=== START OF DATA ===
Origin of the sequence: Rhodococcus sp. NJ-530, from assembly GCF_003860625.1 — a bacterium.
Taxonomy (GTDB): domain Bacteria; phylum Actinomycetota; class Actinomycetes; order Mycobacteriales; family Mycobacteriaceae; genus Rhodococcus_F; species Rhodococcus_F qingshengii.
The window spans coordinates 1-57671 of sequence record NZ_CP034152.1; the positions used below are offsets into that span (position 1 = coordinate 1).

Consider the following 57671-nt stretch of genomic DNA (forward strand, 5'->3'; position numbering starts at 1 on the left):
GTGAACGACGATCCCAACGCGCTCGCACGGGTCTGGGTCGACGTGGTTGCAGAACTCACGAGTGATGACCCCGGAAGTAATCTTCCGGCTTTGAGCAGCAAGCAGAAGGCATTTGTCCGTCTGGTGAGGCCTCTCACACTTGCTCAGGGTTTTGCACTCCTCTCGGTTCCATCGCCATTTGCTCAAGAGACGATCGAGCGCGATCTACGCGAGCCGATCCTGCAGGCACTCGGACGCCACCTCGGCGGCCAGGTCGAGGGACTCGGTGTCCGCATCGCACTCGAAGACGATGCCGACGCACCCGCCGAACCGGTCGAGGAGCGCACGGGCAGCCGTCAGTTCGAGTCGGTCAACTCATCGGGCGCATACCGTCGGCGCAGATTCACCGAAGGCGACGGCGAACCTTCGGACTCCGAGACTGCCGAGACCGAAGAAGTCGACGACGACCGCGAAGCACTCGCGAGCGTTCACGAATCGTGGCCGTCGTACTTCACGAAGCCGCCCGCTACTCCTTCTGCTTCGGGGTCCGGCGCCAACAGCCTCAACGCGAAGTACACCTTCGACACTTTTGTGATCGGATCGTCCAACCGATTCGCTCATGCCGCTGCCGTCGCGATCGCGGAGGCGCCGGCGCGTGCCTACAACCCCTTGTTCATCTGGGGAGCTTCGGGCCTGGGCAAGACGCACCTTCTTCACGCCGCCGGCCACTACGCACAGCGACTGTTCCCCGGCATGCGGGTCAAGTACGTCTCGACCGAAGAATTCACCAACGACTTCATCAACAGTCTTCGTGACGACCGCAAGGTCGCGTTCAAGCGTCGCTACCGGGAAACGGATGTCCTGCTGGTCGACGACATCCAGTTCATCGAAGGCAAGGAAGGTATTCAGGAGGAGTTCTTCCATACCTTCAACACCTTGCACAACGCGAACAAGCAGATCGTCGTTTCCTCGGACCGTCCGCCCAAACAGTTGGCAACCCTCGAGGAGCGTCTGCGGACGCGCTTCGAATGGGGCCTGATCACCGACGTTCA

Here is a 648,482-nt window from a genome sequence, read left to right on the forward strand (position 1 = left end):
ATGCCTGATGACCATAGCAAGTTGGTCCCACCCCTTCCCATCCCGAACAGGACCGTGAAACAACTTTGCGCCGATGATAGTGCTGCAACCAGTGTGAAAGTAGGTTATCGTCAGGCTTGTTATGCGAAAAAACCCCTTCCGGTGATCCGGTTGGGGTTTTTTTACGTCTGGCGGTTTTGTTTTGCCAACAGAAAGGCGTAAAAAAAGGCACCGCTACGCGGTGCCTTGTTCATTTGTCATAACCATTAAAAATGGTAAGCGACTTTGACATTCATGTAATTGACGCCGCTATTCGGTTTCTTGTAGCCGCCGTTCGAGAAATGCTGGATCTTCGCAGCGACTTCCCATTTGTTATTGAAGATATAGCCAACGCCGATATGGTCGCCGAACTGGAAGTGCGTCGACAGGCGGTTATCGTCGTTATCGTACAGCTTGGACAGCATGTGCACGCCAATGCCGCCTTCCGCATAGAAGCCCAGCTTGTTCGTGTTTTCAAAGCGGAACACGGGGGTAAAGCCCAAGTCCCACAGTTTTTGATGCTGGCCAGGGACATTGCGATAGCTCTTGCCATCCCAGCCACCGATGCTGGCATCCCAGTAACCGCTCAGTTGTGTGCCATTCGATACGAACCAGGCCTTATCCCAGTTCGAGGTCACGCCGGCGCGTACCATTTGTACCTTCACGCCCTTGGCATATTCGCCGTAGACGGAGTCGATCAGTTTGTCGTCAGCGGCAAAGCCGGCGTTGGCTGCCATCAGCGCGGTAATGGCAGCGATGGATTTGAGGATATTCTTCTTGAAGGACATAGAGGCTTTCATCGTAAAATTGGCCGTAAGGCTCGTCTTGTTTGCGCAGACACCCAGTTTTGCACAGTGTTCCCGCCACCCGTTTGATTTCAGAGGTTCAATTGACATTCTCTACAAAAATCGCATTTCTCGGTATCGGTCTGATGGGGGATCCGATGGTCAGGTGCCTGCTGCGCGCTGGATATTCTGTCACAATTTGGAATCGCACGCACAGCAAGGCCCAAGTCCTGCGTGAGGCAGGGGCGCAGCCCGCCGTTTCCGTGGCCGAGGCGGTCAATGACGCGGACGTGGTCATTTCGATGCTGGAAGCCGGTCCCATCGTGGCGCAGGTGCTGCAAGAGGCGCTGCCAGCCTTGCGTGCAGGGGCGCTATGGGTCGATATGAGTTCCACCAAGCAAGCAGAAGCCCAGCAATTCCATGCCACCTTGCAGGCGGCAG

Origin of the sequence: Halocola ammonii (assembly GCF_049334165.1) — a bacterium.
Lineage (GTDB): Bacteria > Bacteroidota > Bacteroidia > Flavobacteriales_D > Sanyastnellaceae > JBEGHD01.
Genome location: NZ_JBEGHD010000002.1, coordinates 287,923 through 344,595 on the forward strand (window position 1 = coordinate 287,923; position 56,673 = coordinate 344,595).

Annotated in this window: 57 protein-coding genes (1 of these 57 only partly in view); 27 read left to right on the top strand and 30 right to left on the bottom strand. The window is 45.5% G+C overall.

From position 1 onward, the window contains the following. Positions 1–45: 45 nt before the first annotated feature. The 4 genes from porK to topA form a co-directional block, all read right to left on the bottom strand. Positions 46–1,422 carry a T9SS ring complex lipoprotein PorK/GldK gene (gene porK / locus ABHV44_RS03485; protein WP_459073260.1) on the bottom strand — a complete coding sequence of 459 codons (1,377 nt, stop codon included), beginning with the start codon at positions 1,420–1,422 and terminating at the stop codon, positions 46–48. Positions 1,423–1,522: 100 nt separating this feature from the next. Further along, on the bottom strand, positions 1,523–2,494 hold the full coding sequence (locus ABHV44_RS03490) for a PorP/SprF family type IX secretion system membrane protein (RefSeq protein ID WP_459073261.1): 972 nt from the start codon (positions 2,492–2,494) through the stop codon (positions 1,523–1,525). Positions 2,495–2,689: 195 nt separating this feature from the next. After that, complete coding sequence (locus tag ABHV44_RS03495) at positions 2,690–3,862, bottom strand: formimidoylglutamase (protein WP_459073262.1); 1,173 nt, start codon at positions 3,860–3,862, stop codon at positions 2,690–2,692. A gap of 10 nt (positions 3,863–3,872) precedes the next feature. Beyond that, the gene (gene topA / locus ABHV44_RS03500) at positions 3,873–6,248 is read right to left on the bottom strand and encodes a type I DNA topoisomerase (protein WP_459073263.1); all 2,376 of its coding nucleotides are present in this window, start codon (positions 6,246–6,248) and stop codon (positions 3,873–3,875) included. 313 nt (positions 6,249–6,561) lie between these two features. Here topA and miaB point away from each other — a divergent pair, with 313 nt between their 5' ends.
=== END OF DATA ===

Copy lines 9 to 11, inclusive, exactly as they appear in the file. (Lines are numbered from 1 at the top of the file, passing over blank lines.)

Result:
Lineage (GTDB): Bacteria > Bacteroidota > Bacteroidia > Flavobacteriales_D > Sanyastnellaceae > JBEGHD01.
Genome location: NZ_JBEGHD010000002.1, coordinates 287,923 through 344,595 on the forward strand (window position 1 = coordinate 287,923; position 56,673 = coordinate 344,595).

Annotated in this window: 57 protein-coding genes (1 of these 57 only partly in view); 27 read left to right on the top strand and 30 right to left on the bottom strand. The window is 45.5% G+C overall.